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Are Superfoods Always Best?

Plenty of people hate kale.

It doesn't matter that it's a so-called "superfood." (Yes, it is pretty super.)

After all, you can't help what you like... or don't like. But should your force down a "superfood" even if you detest it? Not necessarily.

While it's popular to put some foods on a pedestal above others, there's more to healthy eating than just the nutrition facts. Context matters. Preferences matter. Goals matter. It's never just as simple as "good" vs. "bad" or "healthy" vs. "unhealthy."

Some examples of five celebrated superfoods and their sometimes demonized counterparts include:

  1. Nutrient-packed kale vs. basically just water iceberg lettuce

  2. Power grain quinoa vs. plain old white rice

  3. Cancer-fighting blueberries vs. starchy bananas

  4. Trendy coconut oil vs. kitchen staple olive oil

  5. Fat-fighting egg whites vs. cholesterol-boosting whole eggs OR perfectly-balanced whole eggs vs. woefully incomplete egg whites, depending on your point of view

It's often more empowering and impactful to choose your foods depending on what's most important to you, not just an arbitrary list of food rules.

Let's take a closer look at olive oil vs. coconut oil.

The claims of olive oil: rich in vitamins, anti-inflammatory, a healthy fat

But it's "old news."

The claims of coconut oil: the "superfood" because it contains metabolism-boosting medium-chain triglycerides (MCTs)

Extra Virgin Olive Oil by the numbers (per tablespoon):

119 calories

13.5 grams fat

1.9 grams saturated fat

9.8 grams monounsaturated fat

1.4 grams polyunsaturated fat

103 Omega-3 fatty acids (mg)

1318 Omega-6 fatty acids (mg)

10% daily value Vitamin E

10% daily value Vitamin K

7% daily value Iron

Extra Virgin Coconut Oil by the numbers (per tablespoon):

116 calories

13.5 grams fat

11.7 grams saturated fat

0.8 gram monounsaturated fat

0.2 gram polyunsaturated fat

0 Omega-3 fatty acids

243 Omega-6 fatty acids (mg)

0% Vitamin E

0% Vitamin K

0% Iron

Olive oil is rich in:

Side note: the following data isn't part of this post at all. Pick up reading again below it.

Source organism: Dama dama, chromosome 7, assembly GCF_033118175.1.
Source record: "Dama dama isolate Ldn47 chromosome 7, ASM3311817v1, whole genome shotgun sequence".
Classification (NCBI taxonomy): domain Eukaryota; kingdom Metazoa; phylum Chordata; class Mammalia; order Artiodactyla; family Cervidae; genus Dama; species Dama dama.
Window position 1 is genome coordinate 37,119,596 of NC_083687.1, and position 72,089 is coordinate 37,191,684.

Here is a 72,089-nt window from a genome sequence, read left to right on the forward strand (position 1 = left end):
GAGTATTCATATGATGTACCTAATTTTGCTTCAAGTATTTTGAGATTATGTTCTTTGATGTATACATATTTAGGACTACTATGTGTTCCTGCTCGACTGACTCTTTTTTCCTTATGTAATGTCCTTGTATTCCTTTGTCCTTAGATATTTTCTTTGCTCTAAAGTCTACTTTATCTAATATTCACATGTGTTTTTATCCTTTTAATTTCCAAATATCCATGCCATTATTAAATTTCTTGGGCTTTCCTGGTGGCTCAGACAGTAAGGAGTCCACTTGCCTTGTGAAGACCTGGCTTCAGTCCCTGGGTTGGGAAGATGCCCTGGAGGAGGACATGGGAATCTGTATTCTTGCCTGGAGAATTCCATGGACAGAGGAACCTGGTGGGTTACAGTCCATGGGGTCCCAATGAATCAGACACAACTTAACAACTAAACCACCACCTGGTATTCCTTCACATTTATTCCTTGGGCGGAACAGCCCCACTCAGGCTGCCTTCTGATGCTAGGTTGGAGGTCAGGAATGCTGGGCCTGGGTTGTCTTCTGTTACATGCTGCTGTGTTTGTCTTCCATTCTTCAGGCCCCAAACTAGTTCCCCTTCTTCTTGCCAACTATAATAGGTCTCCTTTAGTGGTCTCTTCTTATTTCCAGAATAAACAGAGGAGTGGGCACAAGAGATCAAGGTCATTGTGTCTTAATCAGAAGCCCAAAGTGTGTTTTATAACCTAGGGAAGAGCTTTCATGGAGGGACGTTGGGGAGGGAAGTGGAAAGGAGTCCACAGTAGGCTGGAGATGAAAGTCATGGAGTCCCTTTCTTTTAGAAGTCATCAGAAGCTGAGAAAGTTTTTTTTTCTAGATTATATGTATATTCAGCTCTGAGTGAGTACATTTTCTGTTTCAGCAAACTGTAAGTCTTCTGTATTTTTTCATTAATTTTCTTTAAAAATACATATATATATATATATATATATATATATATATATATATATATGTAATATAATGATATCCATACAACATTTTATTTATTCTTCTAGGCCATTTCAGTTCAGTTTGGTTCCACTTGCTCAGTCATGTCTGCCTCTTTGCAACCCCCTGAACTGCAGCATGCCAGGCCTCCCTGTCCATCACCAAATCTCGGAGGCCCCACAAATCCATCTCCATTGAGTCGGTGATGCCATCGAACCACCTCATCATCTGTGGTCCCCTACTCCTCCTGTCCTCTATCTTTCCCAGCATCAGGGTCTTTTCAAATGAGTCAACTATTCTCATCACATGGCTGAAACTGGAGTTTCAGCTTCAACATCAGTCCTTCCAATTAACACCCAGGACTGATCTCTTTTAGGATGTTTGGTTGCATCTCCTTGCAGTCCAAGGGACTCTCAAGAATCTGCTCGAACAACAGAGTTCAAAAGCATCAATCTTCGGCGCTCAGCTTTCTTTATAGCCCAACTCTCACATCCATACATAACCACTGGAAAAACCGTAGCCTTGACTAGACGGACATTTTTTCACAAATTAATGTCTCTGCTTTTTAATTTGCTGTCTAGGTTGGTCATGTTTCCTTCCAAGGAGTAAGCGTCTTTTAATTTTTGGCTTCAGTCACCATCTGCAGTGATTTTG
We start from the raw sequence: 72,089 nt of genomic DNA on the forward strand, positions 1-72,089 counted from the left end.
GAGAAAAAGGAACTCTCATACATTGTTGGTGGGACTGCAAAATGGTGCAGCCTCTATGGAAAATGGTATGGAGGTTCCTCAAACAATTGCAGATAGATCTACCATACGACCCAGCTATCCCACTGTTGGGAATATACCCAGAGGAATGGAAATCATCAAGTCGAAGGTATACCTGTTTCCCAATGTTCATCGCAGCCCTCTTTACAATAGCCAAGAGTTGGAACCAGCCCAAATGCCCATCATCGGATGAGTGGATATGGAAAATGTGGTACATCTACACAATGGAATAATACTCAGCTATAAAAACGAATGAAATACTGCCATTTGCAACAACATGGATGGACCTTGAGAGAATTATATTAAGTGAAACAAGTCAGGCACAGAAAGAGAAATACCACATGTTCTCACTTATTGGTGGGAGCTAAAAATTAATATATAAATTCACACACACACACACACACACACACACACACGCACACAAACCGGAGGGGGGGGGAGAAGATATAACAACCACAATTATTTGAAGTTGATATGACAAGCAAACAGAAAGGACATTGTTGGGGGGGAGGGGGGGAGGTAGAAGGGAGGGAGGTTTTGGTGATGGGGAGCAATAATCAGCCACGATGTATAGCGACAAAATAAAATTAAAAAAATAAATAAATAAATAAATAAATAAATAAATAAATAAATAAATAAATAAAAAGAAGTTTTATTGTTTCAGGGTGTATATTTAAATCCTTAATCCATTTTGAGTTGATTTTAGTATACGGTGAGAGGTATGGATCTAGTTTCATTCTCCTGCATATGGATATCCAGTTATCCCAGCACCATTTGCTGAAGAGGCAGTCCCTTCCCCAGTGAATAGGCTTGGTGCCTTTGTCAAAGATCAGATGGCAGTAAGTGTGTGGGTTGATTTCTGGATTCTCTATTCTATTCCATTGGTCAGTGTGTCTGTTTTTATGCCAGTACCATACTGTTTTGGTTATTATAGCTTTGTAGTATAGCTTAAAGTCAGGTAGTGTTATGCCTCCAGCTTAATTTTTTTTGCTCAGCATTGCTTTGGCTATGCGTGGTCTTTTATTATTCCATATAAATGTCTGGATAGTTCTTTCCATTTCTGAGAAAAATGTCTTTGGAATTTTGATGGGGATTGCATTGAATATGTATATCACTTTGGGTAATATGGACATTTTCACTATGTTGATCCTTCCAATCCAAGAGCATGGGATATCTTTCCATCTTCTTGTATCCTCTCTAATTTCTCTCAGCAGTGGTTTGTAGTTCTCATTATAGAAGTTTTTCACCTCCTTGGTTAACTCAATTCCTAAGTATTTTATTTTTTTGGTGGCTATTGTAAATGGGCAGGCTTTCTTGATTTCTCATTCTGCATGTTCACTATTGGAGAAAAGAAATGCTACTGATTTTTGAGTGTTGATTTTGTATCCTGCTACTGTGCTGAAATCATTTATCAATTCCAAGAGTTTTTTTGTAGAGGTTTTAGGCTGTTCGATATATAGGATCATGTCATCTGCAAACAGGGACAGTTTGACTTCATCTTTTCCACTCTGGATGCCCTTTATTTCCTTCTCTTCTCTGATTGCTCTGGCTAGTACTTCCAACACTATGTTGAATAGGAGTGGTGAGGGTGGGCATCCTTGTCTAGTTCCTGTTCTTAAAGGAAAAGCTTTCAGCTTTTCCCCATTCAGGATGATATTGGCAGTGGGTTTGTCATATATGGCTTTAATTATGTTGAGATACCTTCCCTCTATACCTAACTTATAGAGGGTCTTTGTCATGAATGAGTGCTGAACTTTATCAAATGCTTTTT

Oleic acid - provides heart health benefits and may fight inflammation and cancer

Phenols - powerful antioxidants with many potential benefits including fighting inflammation, viruses, and tumors

Coconut oil is rich in:

Lauric acid - may have antibacterial and antimicrobial benefits


Olive Oil might be the better choice if you:

Want to minimize saturated fat or prioritize heart-healthy fats

Are looking for a plant-based replacement for butter

Want to replace other vegetable oils in salad dressings or for oven roasting

Coconut oil might be the better choice if you:

Don't get much saturated fat from other sources

Are looking for a plant-based replacement for butter or shortening in baked goods

Want to add a coconut flavor to a savory dish

The takeaway:

Olive oil wins out over coconut oil nutritionally, but the best choice depends on your overall fat intake and how you are cooking.

Essentially, how "super" a food is depends on your:

  1. goals

  2. individual body (allergies, intolerances, illnesses, medical conditions, etc.)

  3. priorities

  4. preferences

  5. current eating style

This is why I do not deem foods "good" or "bad." It's about choosing more or less optimal foods for YOU.

No single food will transform your eating patterns, but these tips might:

  1. Eat slowly to 80% full.

  2. Eat a wide variety of minimally-processed foods.

  3. Consider how food preparation may affect nutrition.

  4. Think in terms of "a little bit better."

Small improvements, done consistently, add up.

How can you reframe your thinking about your relationship with food, your wellness habits, and your eating patterns and priorities?

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